Another option on the release mode dial is “mirror up.” This is not for viewing or cleaning the sensor (this can be done via the main menu), but rather to take a shot without blurring from camera shake caused by the movement of the mirror flipping up. One first composes and meters the shot, flips the mirror up, and then the electronic shutter is used to capture the shot.

Still Image Quality & Performance
The Nikon D850 has a 45.7MP, full-frame sensor, so it is not surprising that image quality tests show excellent performance. Sensor size is an important factor in image quality, although how the sensor performs is a more decisive factor. A measurement of 2,591 line pairs per picture height was captured by the D850 at ISO 64—94% of the theoretical maximum. This gives one an indication of the incredible amount of detail that can be recorded by the camera.

Resolution: The Nikon D850 has better resolution than its predecessors, the D800 and D810, both of which had 36MP sensors. The Nikon D850 lacks an anti-aliasing filter, allowing more detail to be captured, albeit with an accompanying risk of moiré in images. However, as moiré occurs when a visual pattern exceeds the resolution of the sensor, it is unlikely to be much of a problem for the D850.

Detail: Capture of fine detail is very good and there is little observable difference in fine texture at high contrast between ISO 64 and ISO 1600. At ISO 400 in a high-contrast scene, the Nikon D850 produced an artifact score of 24.8%; at the same ISO, the Nikon D810 produced 40.1%. Few artifacts are present in images shot by the Nikon D850 of high-contrast scenes at speeds ranging from ISO 64 (25.3%) to ISO 6400 (36.0%). However, low-contrast scenes shot at ISO 6400 (51.5%) and ISO 12,800 (61.8%) both show more artifacts, and the D850 has poorer scores than the D810.

Contrast and Noise: Contrast edges in test images captured at various ISOs look natural to the eye when viewed at 100%. The Nikon images do not show the artificiality of a heavily sharpened edge. The sharpening curve indicates the degree of overshot and undershot to be relatively moderate.

A test scene lit at 6500K and shot with the Nikon D850 (ISO 100, f/8, and automatic white balance).

This chart shows the noise behavior of the Nikon D850 at various ISO sensitivities (colored lines) as a function of the brightness of the target image. The perception of noise is represented by the area that is encircled by the curve. The larger the area, the stronger the noise. In this chart blue represents ISO 64; magenta ISO 400; light blue ISO 1600; orange ISO 6400; and green ISO 12,800. This chart shows the noise visibility for an image that is displayed 100% on a monitor.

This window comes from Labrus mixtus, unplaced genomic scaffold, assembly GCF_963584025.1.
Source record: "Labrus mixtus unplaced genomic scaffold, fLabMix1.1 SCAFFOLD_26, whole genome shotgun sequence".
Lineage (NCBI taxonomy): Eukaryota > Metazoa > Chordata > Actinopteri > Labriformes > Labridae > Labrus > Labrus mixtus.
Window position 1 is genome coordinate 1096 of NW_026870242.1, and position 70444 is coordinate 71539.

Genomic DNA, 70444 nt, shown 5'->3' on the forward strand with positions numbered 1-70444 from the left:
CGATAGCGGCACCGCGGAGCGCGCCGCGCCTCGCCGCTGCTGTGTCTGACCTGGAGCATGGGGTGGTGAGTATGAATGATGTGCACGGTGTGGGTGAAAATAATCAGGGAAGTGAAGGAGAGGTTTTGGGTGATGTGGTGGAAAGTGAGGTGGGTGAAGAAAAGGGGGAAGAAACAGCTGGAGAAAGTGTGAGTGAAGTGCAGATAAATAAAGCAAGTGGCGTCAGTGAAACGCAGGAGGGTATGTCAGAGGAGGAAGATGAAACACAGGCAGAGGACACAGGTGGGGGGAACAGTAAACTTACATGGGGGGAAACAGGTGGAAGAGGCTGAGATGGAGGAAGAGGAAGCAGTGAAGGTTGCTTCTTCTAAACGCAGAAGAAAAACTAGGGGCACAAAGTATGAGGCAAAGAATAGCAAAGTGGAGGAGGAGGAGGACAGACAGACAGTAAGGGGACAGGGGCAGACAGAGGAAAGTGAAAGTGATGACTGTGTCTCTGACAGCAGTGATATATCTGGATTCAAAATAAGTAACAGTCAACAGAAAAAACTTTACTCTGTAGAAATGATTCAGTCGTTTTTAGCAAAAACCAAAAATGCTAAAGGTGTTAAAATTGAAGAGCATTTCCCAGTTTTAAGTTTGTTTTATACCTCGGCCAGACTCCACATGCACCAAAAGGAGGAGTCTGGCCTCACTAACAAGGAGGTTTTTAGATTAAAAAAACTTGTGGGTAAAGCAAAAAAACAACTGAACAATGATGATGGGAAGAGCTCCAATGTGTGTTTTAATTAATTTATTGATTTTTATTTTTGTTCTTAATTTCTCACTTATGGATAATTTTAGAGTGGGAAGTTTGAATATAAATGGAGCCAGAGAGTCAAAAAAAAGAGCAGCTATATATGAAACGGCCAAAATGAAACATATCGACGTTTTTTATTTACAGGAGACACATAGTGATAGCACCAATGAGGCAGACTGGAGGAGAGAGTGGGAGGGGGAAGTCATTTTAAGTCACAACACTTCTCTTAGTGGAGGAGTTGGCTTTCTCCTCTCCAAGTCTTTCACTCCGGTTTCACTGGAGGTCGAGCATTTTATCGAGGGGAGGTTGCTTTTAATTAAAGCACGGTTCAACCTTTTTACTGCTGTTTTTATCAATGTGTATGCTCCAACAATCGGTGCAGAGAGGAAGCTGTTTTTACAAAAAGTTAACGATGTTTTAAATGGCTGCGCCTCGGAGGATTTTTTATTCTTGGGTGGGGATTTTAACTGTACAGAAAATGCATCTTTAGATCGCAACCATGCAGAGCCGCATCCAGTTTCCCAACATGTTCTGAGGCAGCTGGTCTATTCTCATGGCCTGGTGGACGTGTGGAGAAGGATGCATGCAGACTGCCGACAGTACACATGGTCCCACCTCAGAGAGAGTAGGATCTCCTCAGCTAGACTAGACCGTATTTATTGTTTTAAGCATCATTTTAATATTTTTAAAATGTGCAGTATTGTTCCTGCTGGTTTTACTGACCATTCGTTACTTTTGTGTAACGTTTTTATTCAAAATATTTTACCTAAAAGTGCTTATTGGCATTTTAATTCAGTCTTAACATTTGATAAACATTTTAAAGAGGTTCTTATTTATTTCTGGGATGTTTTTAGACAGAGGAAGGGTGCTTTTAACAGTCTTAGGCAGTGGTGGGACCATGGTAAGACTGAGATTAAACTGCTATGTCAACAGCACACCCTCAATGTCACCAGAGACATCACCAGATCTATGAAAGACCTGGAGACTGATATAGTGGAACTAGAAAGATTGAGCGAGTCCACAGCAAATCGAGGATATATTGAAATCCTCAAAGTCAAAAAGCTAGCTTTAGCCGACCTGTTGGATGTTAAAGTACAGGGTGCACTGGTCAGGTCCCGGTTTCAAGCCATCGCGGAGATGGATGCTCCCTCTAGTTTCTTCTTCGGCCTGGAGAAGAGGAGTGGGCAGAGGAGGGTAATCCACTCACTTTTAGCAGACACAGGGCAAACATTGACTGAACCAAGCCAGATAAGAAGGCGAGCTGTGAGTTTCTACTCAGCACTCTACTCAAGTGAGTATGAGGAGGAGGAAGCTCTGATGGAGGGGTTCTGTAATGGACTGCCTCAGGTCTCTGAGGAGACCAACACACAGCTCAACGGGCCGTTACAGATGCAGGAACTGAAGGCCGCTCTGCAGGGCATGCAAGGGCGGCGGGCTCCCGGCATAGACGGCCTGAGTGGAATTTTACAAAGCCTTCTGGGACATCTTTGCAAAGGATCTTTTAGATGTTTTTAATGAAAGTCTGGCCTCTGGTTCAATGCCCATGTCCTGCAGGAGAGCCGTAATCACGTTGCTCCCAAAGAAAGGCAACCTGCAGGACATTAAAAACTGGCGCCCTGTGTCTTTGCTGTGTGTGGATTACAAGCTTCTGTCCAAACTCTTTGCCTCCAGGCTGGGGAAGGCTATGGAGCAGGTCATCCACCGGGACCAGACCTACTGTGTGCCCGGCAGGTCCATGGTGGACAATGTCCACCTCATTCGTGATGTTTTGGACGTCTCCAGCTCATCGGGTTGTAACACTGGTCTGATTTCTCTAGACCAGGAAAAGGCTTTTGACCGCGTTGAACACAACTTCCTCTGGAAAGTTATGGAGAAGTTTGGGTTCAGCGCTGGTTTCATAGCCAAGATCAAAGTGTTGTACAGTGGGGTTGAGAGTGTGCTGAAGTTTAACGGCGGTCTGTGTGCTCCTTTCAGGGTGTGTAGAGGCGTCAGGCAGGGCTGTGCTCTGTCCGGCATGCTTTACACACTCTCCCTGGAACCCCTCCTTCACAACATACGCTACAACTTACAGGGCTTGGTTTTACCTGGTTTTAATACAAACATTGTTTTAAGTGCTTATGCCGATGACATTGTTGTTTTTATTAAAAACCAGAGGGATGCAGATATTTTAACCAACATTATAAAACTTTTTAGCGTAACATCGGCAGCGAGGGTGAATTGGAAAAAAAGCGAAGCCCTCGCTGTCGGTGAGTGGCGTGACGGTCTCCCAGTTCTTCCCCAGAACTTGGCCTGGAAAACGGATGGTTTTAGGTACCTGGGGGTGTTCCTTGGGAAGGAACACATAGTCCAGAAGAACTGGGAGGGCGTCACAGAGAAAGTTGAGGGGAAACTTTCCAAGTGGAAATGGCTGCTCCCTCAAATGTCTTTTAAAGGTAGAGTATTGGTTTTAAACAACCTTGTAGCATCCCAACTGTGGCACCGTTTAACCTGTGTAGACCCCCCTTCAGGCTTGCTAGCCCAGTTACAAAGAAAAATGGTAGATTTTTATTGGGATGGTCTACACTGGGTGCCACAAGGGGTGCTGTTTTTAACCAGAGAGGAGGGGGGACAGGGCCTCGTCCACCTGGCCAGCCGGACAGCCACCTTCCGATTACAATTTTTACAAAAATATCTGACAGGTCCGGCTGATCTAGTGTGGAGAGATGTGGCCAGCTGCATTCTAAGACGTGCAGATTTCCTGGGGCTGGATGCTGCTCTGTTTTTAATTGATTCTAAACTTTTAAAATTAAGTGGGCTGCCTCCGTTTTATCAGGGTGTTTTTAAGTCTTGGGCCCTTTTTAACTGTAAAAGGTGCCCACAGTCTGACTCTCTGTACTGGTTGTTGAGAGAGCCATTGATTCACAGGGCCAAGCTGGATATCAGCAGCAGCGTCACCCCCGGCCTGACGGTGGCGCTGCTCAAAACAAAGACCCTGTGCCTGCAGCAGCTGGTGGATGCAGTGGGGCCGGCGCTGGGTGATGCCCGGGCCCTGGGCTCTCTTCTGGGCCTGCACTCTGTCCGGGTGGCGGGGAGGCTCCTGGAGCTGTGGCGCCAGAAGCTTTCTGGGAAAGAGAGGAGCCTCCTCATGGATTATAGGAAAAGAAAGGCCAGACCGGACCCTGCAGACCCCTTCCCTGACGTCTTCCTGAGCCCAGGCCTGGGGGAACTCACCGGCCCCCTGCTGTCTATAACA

Dynamic Range: The dynamic range of the Nikon D850, when tested in accordance with ISO standard 15739, is smaller than some competitors: dynamic range is between f/8.6 and f/8.9 at ISOs ranging from 64 to 3200. At ISO 6400, a reproduction of a photo of stones and grass shows a reduction in color capture (stones that are brownish are shown as slightly more gray than at lower ISOs). At ISO 12,800, the stones are shown only as gray.

Color: Color reproduction by the Nikon D850 is very good, with only a few reds showing strong deviation from the reference color at ISO 64. Color reproduction is consistent as ISO increases, showing the versatility of this camera at different ISOs. The automatic white balance shows excellent results at ISOs through 6400. The white balance is similar between all these ISOs, meaning that pictures taken at a range of ISOs will show similar white balance. Even at ISO 12,800 and above, the white balance is still very acceptable.

Speed: The camera’s start-up time is 0.2 seconds, which is hardly noticeable. The time lag between pressing the button and the shutter being released is 0.08 seconds (without autofocus). Autofocus is fairly fast: using the optical viewfinder autofocus takes 0.19 seconds in bright light and only a fraction longer in low light (0.20 seconds). When focusing using Live View, the autofocus is completed in 0.63 seconds in bright light and 0.66 in low light. The total time from pressing the release button until the camera is focused and the shutter released (lag time) is 0.71 seconds in bright light and 0.73 in low light. This is a lot faster than the D810, which took over a second to focus in Live View in both bright and low-light conditions.

Video Quality
The image quality in video mode is consistently good at both low and high ISOs, although the videos made by the Nikon D850 show nowhere near the excellent resolution of the still images. All measurements also show an improvement in video over the D810. Sharpening and texture loss is moderate at low ISOs. The most texture loss occurs at high ISOs when capturing a low-contrast scene. There is less visual noise in all viewing conditions of videos shot at high ISOs compared to those produced by the Nikon D810.

The Nikon D850 (body only) has a list price of $3,299. For more information, visit You can also read Shutterbug's Field Review of the Nikon D850 with full resolution test images here.

+ Outstanding image quality from high resolution, 45.7MP full-frame sensor
+ Surprisingly fast; can shoot up to 7 fps at full resolution
+ Quick and accurate autofocus

- Video quality not on same level as superior still photo performance
- Heavy build
- Expensive